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A Brief History of Gay Pride Parades

Christopher Street Liberation Day

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The corner of Christopher and Gay Streets during the Stonewall riots.

The corner of Christopher and Gay Streets during the Stonewall riots.

© Larry Morris/The New York Times
After the Stonewall riots in 1969, many LGBT people—even those that did not witness the rebellion—were inspired to contribute to the cause. Gay rights had entered the national spotlight. LGBT people began organizing, protesting and mobilizing. On July 4, 1969, a year after the Stonewall riots, the Mattachine Society along with Frank Kameny, Craig Rodwell, Randy Wicker, Barbara Gittings, Kay Lahusen and many others, picketed in front of Independence Hall in Philadelphia in what was called the Annual Reminder. The protest was quiet and organized to the dismay of Craig Rodwell who felt Frank Kameny and Mattachine's methods of calm protest were not enough.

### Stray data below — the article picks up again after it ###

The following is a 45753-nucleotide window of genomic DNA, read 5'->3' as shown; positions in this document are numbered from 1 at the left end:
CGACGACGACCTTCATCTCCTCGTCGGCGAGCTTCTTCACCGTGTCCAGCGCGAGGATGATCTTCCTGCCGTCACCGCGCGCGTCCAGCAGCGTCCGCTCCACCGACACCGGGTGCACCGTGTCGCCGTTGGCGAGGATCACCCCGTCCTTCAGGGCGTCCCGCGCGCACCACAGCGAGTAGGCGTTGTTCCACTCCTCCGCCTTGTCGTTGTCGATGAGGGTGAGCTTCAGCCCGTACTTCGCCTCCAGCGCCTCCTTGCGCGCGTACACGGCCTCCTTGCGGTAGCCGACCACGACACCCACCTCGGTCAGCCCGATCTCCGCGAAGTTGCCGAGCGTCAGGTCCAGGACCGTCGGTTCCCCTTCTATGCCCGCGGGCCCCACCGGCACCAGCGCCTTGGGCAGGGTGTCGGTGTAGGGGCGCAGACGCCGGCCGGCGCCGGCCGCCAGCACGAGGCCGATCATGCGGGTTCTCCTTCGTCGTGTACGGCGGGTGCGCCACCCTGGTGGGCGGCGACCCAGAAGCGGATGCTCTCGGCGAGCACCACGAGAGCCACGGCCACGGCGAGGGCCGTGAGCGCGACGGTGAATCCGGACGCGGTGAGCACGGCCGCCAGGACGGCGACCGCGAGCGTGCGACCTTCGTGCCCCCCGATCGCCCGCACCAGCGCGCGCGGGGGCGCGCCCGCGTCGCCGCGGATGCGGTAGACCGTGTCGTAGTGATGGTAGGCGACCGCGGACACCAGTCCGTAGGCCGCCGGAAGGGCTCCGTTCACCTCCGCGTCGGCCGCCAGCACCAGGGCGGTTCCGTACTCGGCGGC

Rodwell returned to New York City and organized Christopher Street Liberation Day. The march, held on June 28, 1970, was the first gay pride march in the U.S., covering 51 blocks from Christopher Street to Central Park. Today, LGBT pride parades are held annually in multiple cities and countries throughout the world. The month of June is widely considered Gay Pride Month.

Next: 40 Years After Stonewall
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